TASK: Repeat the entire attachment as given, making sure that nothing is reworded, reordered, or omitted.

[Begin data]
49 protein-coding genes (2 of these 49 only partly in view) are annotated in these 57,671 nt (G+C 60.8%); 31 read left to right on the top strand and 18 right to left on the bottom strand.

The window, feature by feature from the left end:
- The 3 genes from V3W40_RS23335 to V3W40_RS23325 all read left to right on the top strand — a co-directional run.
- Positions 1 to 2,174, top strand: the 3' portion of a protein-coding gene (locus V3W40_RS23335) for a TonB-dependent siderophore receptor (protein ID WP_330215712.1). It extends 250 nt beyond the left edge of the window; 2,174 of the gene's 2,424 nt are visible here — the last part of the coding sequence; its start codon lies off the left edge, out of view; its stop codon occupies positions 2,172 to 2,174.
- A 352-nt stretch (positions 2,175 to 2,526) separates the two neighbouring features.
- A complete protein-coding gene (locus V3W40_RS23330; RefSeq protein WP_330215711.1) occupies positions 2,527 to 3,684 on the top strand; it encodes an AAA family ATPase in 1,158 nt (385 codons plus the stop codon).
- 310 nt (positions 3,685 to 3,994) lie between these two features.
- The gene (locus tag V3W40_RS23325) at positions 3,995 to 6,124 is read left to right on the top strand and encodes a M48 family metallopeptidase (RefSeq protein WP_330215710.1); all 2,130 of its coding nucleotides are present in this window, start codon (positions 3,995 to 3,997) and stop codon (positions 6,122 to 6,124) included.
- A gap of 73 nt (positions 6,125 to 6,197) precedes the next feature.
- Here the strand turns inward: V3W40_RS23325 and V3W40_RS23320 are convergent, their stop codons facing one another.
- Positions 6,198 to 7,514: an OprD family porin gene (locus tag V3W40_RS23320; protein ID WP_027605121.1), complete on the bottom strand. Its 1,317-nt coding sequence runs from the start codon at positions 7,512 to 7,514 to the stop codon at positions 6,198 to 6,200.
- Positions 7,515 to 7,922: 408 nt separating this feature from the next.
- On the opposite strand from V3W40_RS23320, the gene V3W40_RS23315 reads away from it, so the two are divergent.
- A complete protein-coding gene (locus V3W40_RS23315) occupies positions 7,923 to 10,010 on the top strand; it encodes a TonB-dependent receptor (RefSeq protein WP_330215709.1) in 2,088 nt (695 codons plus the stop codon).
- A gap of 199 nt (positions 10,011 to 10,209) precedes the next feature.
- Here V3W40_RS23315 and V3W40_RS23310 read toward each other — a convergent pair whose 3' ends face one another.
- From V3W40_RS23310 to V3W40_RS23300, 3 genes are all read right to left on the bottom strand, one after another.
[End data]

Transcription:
49 protein-coding genes (2 of these 49 only partly in view) are annotated in these 57,671 nt (G+C 60.8%); 31 read left to right on the top strand and 18 right to left on the bottom strand.

The window, feature by feature from the left end:
- The 3 genes from V3W40_RS23335 to V3W40_RS23325 all read left to right on the top strand — a co-directional run.
- Positions 1 to 2,174, top strand: the 3' portion of a protein-coding gene (locus V3W40_RS23335) for a TonB-dependent siderophore receptor (protein ID WP_330215712.1). It extends 250 nt beyond the left edge of the window; 2,174 of the gene's 2,424 nt are visible here — the last part of the coding sequence; its start codon lies off the left edge, out of view; its stop codon occupies positions 2,172 to 2,174.
- A 352-nt stretch (positions 2,175 to 2,526) separates the two neighbouring features.
- A complete protein-coding gene (locus V3W40_RS23330; RefSeq protein WP_330215711.1) occupies positions 2,527 to 3,684 on the top strand; it encodes an AAA family ATPase in 1,158 nt (385 codons plus the stop codon).
- 310 nt (positions 3,685 to 3,994) lie between these two features.
- The gene (locus tag V3W40_RS23325) at positions 3,995 to 6,124 is read left to right on the top strand and encodes a M48 family metallopeptidase (RefSeq protein WP_330215710.1); all 2,130 of its coding nucleotides are present in this window, start codon (positions 3,995 to 3,997) and stop codon (positions 6,122 to 6,124) included.
- A gap of 73 nt (positions 6,125 to 6,197) precedes the next feature.
- Here the strand turns inward: V3W40_RS23325 and V3W40_RS23320 are convergent, their stop codons facing one another.
- Positions 6,198 to 7,514: an OprD family porin gene (locus tag V3W40_RS23320; protein ID WP_027605121.1), complete on the bottom strand. Its 1,317-nt coding sequence runs from the start codon at positions 7,512 to 7,514 to the stop codon at positions 6,198 to 6,200.
- Positions 7,515 to 7,922: 408 nt separating this feature from the next.
- On the opposite strand from V3W40_RS23320, the gene V3W40_RS23315 reads away from it, so the two are divergent.
- A complete protein-coding gene (locus V3W40_RS23315) occupies positions 7,923 to 10,010 on the top strand; it encodes a TonB-dependent receptor (RefSeq protein WP_330215709.1) in 2,088 nt (695 codons plus the stop codon).
- A gap of 199 nt (positions 10,011 to 10,209) precedes the next feature.
- Here V3W40_RS23315 and V3W40_RS23310 read toward each other — a convergent pair whose 3' ends face one another.
- From V3W40_RS23310 to V3W40_RS23300, 3 genes are all read right to left on the bottom strand, one after another.